WHEN Chibong, a 28-year-old Nigerian, told the Betty Boothroyd
room in Portcullis House that he has been in Colnbrook Centre for
three years, there was an eruption. "Three years?" "No!" A woman in
the third row had her head in her hands. The MPs present looked
Chibong was giving evidence via telephone to the first evidence
of a parliamentary inquiry into immigration detention, held by the
All-Party Parliamentary Groups on Refugees and Migration.
He described how he was trafficked, aged 16, to Hungary, where
he was put in a basement, beaten, raped and tortured. He escaped,
and eventually found his way to London. He was arrested in 2010,
and sent to Colnbrook.
Eight attempts have been made to deport him, but a land dispute
between Nigeria and Cameroon has made this impossible. The Red
Cross has spent two years trying to trace his family. He doesn't
know whether they are alive. He has been diagnosed with
post-traumatic stress disorder and referred for cognitive
behavioural therapy, but has yet to receive treatment. The highest
possible dose of medication has been prescribed instead.
The UK has one of the largest networks of immigration detention
facilities in Europe: at any one time, there are between 2000 and
3000 migrants in detention. They are held while their applications
are being processed, or have been refused. About half are
asylum-seekers. About 94 per cent of detainees are held for less
than four months. But last year, 50 were detained for more than two
The director of Liberty, Shami Chakrabarti, told the inquiry
that the treatment of refugees and asylum-seekers had "worsened
considerably" in the past decade. Detention, once a last resort,
had become a "routine . . . part of the denigration of the whole
concept of the refugee". There were examples of "brutal and even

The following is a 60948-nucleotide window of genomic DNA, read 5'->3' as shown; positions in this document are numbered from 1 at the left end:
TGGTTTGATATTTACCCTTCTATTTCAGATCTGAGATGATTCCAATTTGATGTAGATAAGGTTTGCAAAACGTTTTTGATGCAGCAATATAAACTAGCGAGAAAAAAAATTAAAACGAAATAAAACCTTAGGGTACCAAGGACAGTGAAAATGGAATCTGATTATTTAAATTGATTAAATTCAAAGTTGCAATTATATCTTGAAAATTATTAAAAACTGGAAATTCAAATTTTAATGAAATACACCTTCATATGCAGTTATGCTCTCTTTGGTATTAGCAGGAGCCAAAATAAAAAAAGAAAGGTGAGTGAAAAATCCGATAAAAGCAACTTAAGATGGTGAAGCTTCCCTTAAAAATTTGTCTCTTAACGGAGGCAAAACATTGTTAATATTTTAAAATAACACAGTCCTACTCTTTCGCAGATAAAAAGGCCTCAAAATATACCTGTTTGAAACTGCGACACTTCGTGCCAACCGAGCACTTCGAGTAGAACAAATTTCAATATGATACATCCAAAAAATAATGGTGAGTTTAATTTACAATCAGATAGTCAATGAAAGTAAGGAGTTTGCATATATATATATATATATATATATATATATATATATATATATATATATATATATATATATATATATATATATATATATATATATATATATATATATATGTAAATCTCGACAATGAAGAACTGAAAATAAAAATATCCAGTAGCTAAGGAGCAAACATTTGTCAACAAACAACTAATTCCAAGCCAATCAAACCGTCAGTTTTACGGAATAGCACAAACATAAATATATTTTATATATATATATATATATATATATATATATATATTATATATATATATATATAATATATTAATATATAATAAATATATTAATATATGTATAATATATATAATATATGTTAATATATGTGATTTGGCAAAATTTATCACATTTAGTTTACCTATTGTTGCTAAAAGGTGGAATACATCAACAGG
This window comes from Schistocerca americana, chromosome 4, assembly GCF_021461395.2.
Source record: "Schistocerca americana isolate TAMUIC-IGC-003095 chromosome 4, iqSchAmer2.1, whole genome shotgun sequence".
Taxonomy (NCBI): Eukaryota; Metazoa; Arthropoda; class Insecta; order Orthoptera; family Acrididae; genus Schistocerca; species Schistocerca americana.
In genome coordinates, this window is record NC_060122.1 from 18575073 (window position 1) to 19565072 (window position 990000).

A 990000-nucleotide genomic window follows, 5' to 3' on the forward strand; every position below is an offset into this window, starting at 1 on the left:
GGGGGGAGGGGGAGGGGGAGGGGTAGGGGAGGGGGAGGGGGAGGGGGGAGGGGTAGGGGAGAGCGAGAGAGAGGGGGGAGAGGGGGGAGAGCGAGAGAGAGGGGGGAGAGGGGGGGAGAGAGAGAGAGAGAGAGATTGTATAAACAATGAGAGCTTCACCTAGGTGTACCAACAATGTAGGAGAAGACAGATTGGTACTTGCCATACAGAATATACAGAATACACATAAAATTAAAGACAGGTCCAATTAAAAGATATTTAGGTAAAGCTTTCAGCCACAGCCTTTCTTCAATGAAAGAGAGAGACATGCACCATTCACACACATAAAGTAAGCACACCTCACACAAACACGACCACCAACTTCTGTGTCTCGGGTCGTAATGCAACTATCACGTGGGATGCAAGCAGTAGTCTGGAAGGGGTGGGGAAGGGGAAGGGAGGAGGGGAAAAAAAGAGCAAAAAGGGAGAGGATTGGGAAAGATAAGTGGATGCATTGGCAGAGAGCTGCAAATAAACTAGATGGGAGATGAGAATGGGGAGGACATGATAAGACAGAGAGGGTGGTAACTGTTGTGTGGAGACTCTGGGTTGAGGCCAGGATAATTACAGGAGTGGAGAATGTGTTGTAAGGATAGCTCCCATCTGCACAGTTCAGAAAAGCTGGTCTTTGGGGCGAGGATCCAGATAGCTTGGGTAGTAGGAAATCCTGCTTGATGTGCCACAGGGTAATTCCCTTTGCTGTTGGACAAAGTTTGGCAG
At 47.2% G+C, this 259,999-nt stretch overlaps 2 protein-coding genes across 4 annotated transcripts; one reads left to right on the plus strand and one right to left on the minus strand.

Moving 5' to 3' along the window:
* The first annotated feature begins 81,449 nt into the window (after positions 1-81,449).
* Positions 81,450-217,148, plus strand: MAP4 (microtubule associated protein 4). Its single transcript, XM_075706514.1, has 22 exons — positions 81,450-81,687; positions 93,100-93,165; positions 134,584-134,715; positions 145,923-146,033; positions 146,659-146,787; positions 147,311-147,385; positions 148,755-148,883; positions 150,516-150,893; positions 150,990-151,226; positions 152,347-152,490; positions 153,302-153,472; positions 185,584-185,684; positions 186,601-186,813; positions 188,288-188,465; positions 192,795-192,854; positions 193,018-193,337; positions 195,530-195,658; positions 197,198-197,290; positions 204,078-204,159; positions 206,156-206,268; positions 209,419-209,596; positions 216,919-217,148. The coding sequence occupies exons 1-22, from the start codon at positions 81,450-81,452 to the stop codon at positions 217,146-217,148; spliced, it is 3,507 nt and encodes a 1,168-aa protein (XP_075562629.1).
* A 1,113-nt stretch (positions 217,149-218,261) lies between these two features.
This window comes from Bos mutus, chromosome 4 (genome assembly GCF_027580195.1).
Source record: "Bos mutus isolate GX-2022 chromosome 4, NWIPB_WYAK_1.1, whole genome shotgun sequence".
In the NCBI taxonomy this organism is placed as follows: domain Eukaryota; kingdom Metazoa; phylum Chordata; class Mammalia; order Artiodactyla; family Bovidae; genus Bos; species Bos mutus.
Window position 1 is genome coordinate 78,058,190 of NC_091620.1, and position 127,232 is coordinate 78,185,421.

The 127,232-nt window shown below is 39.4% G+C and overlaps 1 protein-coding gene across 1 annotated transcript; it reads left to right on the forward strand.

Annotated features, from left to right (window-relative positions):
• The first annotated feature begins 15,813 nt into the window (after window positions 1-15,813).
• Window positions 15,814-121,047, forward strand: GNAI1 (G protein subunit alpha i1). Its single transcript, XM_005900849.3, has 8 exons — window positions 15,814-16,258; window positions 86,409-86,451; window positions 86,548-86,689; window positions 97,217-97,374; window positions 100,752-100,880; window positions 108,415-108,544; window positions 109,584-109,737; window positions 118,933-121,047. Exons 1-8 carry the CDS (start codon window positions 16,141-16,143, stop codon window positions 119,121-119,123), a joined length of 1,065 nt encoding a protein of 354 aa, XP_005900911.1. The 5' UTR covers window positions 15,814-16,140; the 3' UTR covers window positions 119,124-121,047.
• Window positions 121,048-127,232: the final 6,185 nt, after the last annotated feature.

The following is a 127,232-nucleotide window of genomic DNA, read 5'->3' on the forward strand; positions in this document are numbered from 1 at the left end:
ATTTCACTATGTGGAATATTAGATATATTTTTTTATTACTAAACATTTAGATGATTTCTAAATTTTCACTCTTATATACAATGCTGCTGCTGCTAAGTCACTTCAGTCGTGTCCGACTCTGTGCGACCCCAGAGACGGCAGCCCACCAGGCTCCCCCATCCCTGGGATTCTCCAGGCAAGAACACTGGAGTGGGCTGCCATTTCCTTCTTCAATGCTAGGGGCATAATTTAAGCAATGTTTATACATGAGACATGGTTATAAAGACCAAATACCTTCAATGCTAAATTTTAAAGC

lethal force" being used to remove people from the country;
furthermore legal advice for detainees was not consistenly
available, and hearings were not automatic.
The director of Detention Action, Jerome Phelps, called for the
UK to follow the example of "every other developed country" in
setting a time-limit on detention, ideally 28 days. The charity
estimates that, every year, £76 million is wasted by detaining
migrants who are ultimately released.
Former detainees gave evidence. Maimuna Jawo described how she
had fled Gambia in 2009 after refusing to support the practice of
female genital mutiliation. She sought asylum in 2012 and was taken
to Yarlswood. "I never committed any crime," she said. "The only
thing I was asking for was protection."
She was highly critical of the practice of suicide watch, and
said that guards could be overheard discussing women's bodies and
laughing. This claim was corroborated by Alice, who described how
guards denied a doctor's request to speak to her alone.
Two psychiatrists called to give evidence were highly critical
of the present system. The head of therapies at the Helen Bamber
Foundation, Dr Katy Robjant, described how the experience of
detention had a particularly harmful effect on those who had
previously experienced torture. Those suffering from post-traumatic
stress disorder were unable to distinguish between the past and
present, and thus would struggle to provide consistent information
during interviews assessing their asylum claim.
The director of the Helen Bamber Foundation, Dr Cornelius
Katona, said that the process of suicide watch was "distressing,
dehumanising, and increases the risk".
The Inquiry continues and is still seeking evidence.